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Sen. Sullivan: Burn More Natural Gas, a Fossil Fuel, to Combat Climate Change

Alex Madajian
By Alex Madajian | March 22, 2019 | 3:20 PM EDT

Sen. Dan Sullivan (R-Alaska)
(Photo by Chip Somodevilla/Getty Images)

(CNSNews.com) — If you want to help combat climate change by reducing greenhouse gas emissions, “one of the best ways” is to “ship clean, burning Alaska natural gas to Japan, to Korea, to Taiwan, [and] to China,” said Alaska Sen. Dan Sullivan (R) during a March 17 interview with KTUU in Anchorage.

It “would do more to help reduce greenhouse gas emissions than almost any other thing that we can do,” added the senator.

According to the U.S. Energy Information Administration (EIA), as of Jan. 1, 2016, there were “about 2,462 trillion cubic feet (Tcf) of technically recoverable” natural gas in the United States, which is “enough natural gas to last about 90 years.” 

(Photo by Farah Nosh/Getty Images)

(The proved reserves of natural gas in the Middle East are 2.8 quadrillion cubic feet, “nearly ten times U.S. proved reserves,” reported Forbes. That’s enough to match current U.S. annual consumption for the next 900 years.)

That estimate is based on current technology. As time and technology progress, the amount of technically recoverable natural gas could increase, as has happened over the years with oil and shale exploration and production.

Alaska itself has about 3.3 trillion cubic feet of natural gas reserves, according to the EIA. Although that amount is large, it does not put Alaska in the top ten, said the agency.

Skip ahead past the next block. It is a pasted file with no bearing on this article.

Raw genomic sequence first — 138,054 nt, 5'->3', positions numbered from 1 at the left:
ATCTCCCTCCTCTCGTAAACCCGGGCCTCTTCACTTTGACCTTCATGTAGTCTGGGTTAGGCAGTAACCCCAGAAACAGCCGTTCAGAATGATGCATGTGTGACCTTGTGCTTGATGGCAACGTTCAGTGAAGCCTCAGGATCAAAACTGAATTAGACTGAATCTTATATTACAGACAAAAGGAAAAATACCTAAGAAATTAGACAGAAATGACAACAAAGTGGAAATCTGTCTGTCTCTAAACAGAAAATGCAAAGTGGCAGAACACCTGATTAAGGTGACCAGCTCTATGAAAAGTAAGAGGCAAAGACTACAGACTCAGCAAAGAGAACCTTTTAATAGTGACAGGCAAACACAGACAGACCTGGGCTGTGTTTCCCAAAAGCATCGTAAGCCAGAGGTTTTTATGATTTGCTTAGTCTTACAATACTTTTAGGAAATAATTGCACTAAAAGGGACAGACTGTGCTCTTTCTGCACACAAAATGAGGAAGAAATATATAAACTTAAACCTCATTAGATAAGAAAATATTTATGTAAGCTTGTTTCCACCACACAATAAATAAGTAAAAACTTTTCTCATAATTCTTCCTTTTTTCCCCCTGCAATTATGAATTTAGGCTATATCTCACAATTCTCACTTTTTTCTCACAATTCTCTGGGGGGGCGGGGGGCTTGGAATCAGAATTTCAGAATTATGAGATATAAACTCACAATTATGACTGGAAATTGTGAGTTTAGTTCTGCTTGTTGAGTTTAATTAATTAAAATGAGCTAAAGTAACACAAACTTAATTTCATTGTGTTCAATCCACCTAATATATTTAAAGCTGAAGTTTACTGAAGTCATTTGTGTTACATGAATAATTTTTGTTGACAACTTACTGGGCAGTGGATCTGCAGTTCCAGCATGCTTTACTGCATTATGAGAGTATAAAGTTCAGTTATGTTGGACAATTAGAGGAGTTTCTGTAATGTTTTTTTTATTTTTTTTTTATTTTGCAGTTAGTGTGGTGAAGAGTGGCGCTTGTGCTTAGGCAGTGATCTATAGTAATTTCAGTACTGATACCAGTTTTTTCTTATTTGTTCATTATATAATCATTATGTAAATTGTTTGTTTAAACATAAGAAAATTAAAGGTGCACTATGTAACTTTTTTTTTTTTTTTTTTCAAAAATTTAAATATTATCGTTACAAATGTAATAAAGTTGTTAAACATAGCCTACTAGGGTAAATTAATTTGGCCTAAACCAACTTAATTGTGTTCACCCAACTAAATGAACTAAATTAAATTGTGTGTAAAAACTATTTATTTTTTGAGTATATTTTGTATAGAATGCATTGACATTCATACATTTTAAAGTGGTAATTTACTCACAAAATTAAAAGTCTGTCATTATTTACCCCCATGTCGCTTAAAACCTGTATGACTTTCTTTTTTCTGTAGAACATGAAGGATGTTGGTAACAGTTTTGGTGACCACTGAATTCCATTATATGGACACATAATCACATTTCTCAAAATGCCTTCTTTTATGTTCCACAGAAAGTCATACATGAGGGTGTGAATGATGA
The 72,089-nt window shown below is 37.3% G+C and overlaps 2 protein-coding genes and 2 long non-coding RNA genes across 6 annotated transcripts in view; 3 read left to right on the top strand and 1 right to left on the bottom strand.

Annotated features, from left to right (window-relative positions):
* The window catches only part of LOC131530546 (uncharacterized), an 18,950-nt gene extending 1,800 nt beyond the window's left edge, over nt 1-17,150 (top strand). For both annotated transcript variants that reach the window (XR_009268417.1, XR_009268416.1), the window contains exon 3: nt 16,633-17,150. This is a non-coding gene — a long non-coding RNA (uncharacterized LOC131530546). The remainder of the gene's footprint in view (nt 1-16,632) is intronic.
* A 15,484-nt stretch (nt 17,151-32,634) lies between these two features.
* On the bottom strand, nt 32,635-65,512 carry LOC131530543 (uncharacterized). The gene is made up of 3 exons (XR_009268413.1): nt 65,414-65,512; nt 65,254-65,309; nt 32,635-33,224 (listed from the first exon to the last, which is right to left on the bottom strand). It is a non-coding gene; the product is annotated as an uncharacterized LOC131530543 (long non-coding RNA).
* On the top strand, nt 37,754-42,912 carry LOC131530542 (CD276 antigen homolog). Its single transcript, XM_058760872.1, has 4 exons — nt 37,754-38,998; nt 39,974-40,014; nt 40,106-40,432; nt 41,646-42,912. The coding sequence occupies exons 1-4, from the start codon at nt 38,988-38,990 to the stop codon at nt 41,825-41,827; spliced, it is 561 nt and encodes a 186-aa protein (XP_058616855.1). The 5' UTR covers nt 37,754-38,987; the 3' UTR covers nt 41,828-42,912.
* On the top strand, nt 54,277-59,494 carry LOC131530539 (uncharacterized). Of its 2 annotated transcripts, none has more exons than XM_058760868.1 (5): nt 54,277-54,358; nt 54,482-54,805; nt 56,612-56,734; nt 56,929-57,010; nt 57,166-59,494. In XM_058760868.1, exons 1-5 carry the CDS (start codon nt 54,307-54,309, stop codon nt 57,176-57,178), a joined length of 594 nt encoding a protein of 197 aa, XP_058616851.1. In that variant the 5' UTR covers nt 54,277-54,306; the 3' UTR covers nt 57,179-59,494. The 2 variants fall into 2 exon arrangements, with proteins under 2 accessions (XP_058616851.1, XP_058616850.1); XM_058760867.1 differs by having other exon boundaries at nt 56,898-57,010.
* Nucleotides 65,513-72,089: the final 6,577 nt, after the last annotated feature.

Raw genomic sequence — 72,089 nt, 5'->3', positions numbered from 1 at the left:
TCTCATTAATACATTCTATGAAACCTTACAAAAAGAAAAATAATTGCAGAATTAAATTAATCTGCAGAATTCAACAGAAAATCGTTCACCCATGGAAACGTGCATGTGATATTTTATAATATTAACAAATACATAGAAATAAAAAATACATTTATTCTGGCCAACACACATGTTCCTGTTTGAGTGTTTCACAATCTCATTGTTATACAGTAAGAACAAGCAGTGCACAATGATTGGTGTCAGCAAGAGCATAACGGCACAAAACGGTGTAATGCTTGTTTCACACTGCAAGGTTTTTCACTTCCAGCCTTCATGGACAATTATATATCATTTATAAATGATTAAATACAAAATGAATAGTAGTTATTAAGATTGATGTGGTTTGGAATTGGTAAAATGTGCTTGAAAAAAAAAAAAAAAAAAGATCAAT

As the EIA explained, “Natural gas volumes from the North Slope far exceed local demand, and there is no pipeline to transport the natural gas to consumers in the south. Large volumes of natural gas, extracted during oil production, are re-injected into oil fields to help maintain crude oil production rates.”

“The state government has long urged construction of a natural gas pipeline linking Alaska's North Slope with markets in the Lower 48 states but, to date, a pipeline has not been considered commercially feasible,” reported the EIA.

In reaction to President Trump nullifying President Obama’s prohibition of energy exploration in nearly the entire Artic Ocean, Sen. Sullivan, along with Sen. Lisa Murkowski (R-Alaska) and Rep. Don Young (R-Alaska), said, “After the last administration spent eight years systematically closing off access to the Arctic, this executive order puts us back on track to explore and ultimately produce the prolific resources in that region.”

(Photo by Farah Nosh/Getty Images)

“Alaska’s offshore areas contain prolific energy resources,” they said.  “According to Interior’s own technical analysts, the Beaufort and Chukchi seas form one of the most prospective basins in the world.

“Together, these areas are projected to hold 23.6 billion barrels of oil and 104.4 trillion cubic feet of natural gas. For perspective, that is enough to meet all of California’s demands for oil and natural gas for 37.5 years and 43.5 years, respectively.”

They added, “development of the resources in the Beaufort and Chukchi seas would create an annual average of 55,000 jobs over a 50-year period. Those jobs would create a total payroll of $145 billion over that span. Development is also projected to generate a total of $193 billion for local, state and federal treasuries.”

In a 2017 interview about climate change, Sen. Sullivan said, "In Alaska, we are clearly seeing the effects of a changing climate. However, a top-down approach from the United Nations is not the best way to reduce emissions, protect the environment, and grow our economy.”

“Going forward, we need to focus on a true all-of-the-above energy strategy to include clean-burning Alaska natural gas, which if exported to countries in Asia would positively reduce global emissions,” said the senator.

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